When J M Keynes used the term ‘madmen in authority’ he was referring to his contemporary equivalents of David Cameron and George Osborne. At the end of last year, though he talked about it incessantly, it was clear that Cameron had limited understanding of the need to rebalance the economy – see http://www.gordonpearson.co.uk/09/mr-cameron-doesn%e2%80%99t-understand/. The real business of making and distributing things for people to use and consume creates real jobs. But Cameron didn’t seem to understand the difference between that real economy and the speculative, bonus driven financial sector. He said he understood, but then always succoured up to his friends in the City.
His lack of understanding, or his duplicity, seems only surpassed by fellow Bullingdon intellectual and purveyor of the greatest budget shambles in living memory, Chancellor George Osborne.
The financial columns have recently suggested full state ownership of RBS was being discussed by senior ministers and treasury officials. It would cost around £5bn. But Osborne was against it. A rational objection was that it would mean taxpayers taking on full responsibility for the bank’s toxic debts, as opposed to the 82% responsibility they already have. But Osborne’s real reason was his dogmatic focus on cleaning RBS ready for sale back to the private sector, even though that won’t happen any time soon. Only Vince Cable has come out publicly in favour of nationalisation so as to boost lending to industry, especially innovative SMEs, in order to get the real economy moving again.
Since Thatcher, UK economic policy has been strictly conforming to an undergraduate understanding of the Austrian school, notably Hayek and Friedman, the ‘scribblers of a few years back’ as Keynes put it. Their neo-liberal economics generated a multitude of simplistic text book policy prescriptions. For instance, the then Transport Secretary, Philip Hammond awarding the £1.4bn Thameslink contract to Germany’s Siemens rather than Derby based Bombardier, causing the loss of 1400 jobs. It was done on the grounds of Hammond’s fervently expressed belief in ‘free trade and open markets’. As Defence Secretary he’s cut the army manpower by 20%, and is no doubt aching to get on with outsourcing the rest.
The same dogma leads Osborne to be in thrall to ‘the markets’ and therefore to the ratings agencies, Standard & Poor’s (S&P), Moody’s and Fitch. They’re the people who declared, among much else, Enron to be safe a few days before it went bust, who gave subprime mortgages a triple A rating which was a major cause of the financial crisis we still face, and who gave a similar clean bill of health to all manner of deliberately opaque financial “products” whose ingredients no one could know. Time and again they have been shown to be utterly incompetent or crooked, or both, and many times over the past few years have been shown to be not very clever, at least not very good at credit rating. But George Osborne still rates them. No matter that when S & P downgraded the US government, treasury yields actually fell to record lows rather than rising as a result of the supposed higher risk. If Osborne were to sanction £5bn expenditure on nationalising RBS, S & P might not like it and threaten to downgrade UK, and Osborne still quakes in his boots at the thought of losing the triple A.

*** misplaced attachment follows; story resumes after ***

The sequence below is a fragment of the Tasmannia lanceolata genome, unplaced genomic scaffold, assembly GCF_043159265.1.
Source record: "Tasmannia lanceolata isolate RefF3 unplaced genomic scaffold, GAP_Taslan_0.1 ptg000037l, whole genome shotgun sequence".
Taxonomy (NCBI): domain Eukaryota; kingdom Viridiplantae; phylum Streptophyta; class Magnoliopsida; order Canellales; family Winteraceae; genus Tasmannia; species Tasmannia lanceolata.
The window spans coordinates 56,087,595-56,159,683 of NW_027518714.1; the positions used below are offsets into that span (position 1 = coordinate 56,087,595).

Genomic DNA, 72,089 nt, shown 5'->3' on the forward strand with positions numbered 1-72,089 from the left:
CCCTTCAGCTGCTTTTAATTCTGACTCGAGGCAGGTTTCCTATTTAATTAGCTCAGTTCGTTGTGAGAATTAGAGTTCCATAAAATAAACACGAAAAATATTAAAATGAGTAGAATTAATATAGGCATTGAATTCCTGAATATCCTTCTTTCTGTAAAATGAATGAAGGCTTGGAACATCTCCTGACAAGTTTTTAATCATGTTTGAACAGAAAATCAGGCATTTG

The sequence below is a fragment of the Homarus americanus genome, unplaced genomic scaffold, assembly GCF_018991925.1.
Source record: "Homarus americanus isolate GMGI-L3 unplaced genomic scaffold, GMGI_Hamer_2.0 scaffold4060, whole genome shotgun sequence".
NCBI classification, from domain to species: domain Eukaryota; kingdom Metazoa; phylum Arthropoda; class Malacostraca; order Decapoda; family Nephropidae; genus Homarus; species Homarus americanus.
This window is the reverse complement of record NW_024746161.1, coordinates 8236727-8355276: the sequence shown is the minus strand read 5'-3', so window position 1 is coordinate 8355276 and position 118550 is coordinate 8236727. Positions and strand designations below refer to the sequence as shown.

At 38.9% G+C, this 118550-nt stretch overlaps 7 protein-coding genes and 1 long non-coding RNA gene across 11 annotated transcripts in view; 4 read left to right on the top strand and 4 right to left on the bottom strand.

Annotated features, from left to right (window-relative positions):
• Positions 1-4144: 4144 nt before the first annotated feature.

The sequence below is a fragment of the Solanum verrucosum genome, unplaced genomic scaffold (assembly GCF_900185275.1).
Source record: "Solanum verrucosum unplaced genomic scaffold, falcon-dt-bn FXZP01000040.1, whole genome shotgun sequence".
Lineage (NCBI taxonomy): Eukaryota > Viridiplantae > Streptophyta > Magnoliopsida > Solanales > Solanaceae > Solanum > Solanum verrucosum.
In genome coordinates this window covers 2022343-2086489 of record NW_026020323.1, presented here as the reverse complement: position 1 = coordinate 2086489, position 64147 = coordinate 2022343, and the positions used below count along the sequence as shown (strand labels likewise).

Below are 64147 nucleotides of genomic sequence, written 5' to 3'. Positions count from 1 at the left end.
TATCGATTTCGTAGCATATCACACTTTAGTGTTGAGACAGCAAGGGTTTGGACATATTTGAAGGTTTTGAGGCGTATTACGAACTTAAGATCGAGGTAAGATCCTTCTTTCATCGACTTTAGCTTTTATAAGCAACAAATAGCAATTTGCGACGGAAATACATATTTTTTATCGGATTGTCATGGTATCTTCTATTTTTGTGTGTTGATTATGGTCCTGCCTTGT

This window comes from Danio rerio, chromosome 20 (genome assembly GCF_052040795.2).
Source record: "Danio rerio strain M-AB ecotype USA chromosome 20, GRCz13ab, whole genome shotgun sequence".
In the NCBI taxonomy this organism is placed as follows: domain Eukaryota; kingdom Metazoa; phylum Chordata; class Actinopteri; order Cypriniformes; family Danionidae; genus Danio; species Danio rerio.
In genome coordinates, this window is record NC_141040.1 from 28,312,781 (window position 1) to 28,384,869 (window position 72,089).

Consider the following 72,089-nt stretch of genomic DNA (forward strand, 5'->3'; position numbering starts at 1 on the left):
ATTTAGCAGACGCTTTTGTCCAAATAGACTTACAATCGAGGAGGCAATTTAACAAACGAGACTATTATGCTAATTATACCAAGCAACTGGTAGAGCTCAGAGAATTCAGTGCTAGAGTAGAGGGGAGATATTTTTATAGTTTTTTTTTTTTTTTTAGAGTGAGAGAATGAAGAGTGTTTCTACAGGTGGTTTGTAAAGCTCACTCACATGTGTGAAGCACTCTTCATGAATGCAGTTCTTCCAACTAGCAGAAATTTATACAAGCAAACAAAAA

For the same reason Osborne finds it impossible to contemplate putting money directly into innovation, in sustainable technology development and modernised efficient infrastructure. The ratings agencies might not like it, so better to keep the austerity clamp on tight even if it means throwing people out of work – no pain no gain.
A state owned bank focused on investing in the real economy to boost real jobs has been long discussed in the USA, home of the New Deal, where, despite the Tea Party and oddball Republican presidential candidates, policy options are still considered more pragmatically than in UK. Robert Skidelsky and Felix Martin made the case for a National Investment Bank (New York Review of Books, 30.3.11) to help maintain investment while at the same time cutting the deficit. They suggested a nationalised bank might achieve this while contributing to national policy objectives—such as the promotion of exports, the repair and development of infrastructure, and the efficient reduction of carbon emissions. The same might be achieved in UK with the 82% ownership of RBS – no real need for full nationalisation – requiring it to serve as a national investment bank. That change in role might restore some confidence in the economy – the key issue – by demonstrating that the Bullingdon intellectuals had, after all, some understanding of how things work.
But a national investment bank wouldn’t fit their free market, open access text book. For them quantitative easing (QE) remains the answer: money provided to the banks, to enable them to use their additional financial muscle to lend to businesses to create real jobs. The first round of QE had no discernible effect on the real economy. So a second round was implemented which was similarly ineffectual. So a third insanity confirming round was therefore implemented last month, an additional £50bn, bringing the total to an outrageous £375bn. All to no effect. Predictably. With the economy in recession, even innovative SMEs would try to avoid increasing their debt if they possibly could. Pouring more money in was, as Galbraith said, like trying to push the economy with a piece of string. Not until businesses see a brighter future ahead will they see benefit in borrowing more than is absolutely necessary. Blind persistence with QE fills no one with confidence.